“He will reply, ‘Truly I tell you, whatever you did not do for one of the least of these, you did not do for me.’

    “Then they will go away to eternal punishment, but the righteous to eternal life.”

  7. In no way am I suggesting that we abdicate our responsibility to the poor. I am saying, however, that the manner by which we address the questions of poverty, homelessness, war, immigration and the like are all issues about which Catholic men and women of good will can disagree. Paul Ryan, for instance, suggests one way to address the issue. Obama suggests another. The Church does not require that we accept either one as the official Catholic position. We are free to accept either as the best way to address the problem of poverty. The Church does, however, require that we oppose abortion. Support for abortion removes a candidate from consideration by Catholics. The United States Conference of Catholic Bishops makes this matter very clear:

    Forming Consciences for Faithful Citizenship notes,

    "28. The first is a moral equivalence that makes no ethical distinctions between different kinds of issues involving human life and dignity. The direct and intentional destruction of innocent human life from the moment of conception until natural death is always wrong and is not just one issue among many. It must always be opposed.3

    29. The second is the misuse of these necessary moral distinctions as a way of dismissing or ignoring other serious threats to human life and dignity. Racism and other unjust discrimination, the use of the death penalty, resorting to unjust war, the use of torture,4 war crimes, the failure to respond to those who are suffering from hunger or a lack of health care, or an unjust immigration policy are all serious moral issues that challenge our consciences and require us to act. These are not optional concerns which can be dismissed. Catholics are urged to seriously consider Church teaching on these issues. Although choices about how best to respond to these and other compelling threats to human life and dignity are matters for principled debate and decision, this does not make them optional concerns or permit Catholics to dismiss or ignore Church teaching on these important issues. Clearly not every Catholic can be actively involved on each of these concerns, but we need to support one another as our community of faith defends human life and dignity wherever it is threatened. We are not factions, but one family of faith fulfilling the mission of Jesus Christ."

    The Same document later comments,

    "37. In making these decisions, it is essential for Catholics to be guided by a well-formed conscience that recognizes that all issues do not carry the same moral weight and that the moral obligation to oppose intrinsically evil acts has a special claim on our consciences and our actions. These decisions should take into account a candidate's commitments, character, integrity, and ability to influence a given issue. In the end, this is a decision to be made by each Catholic guided by a conscience formed by Catholic moral teaching."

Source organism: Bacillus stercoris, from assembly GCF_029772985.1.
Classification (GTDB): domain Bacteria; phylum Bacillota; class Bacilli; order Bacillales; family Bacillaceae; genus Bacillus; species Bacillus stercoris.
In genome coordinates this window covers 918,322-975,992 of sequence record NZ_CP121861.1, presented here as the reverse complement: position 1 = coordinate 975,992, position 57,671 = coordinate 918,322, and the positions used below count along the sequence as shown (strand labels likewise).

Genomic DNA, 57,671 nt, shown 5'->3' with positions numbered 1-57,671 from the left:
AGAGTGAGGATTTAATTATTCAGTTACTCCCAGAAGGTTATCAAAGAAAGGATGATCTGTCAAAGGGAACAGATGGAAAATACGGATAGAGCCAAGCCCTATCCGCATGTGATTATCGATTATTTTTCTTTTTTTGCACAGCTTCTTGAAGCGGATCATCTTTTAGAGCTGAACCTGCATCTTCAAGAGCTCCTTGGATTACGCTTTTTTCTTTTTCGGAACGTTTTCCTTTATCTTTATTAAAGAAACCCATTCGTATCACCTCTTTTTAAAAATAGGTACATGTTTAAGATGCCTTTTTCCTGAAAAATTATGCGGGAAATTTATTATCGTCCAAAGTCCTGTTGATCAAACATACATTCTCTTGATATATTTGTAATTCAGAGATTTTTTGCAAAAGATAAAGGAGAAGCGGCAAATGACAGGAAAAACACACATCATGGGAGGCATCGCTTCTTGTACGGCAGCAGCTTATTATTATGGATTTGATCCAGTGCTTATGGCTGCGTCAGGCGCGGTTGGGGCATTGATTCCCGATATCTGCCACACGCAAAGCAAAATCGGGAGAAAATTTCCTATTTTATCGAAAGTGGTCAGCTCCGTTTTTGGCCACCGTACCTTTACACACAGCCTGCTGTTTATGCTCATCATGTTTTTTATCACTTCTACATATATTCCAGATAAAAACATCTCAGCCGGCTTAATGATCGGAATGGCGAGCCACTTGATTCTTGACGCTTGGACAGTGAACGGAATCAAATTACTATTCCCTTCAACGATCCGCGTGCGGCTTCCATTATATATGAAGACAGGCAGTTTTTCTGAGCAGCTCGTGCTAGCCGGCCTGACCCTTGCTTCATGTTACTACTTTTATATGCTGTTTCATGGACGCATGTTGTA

See the next comment for the remainder of my response.

  8. Part II:

    This issues you raise are important and cannot be ignored. But they are not of equal weight to the question of intrinsic evils. You might ask why this is so. John Paul II responds in his apostolic exhortation "Christifideles laicis":

    "The inviolability of the person which is a reflection of the absolute inviolability of God, fínds its primary and fundamental expression in the inviolability of human life. Above all, the common outcry, which is justly made on behalf of human rights-for example, the right to health, to home, to work, to family, to culture- is false and illusory if the right to life, the most basic and fundamental right and the condition for all other personal rights(38)."

    No social justice issue has any meaning if the right to life is not defended first. A case cannot be made or defended by a Catholic Conscience to support a candidate whose party's platform reads:

    "The Democratic Party strongly and unequivocally supports Roe v. Wade and a woman’s right to make decisions regarding her pregnancy, including a safe and legal abortion, regardless of ability to pay. We oppose any and all efforts to weaken or undermine that right."

    I do not disagree that we are faced with incredibly important issues. These issues cannot eclipse the absolute moral imperative to oppose abortion and other intrinsic evils.

  9. Rockin' homily, Fr T. I wish I could have been there to hear it in person. It takes guts to speak what we truly believe, especially when we know it will make us the target of great criticism.


I appreciate your comments and thoughts. I do not appreciate vulgarity, attacks on me, the Church, or other people who comment. Comments of this variety will not be published.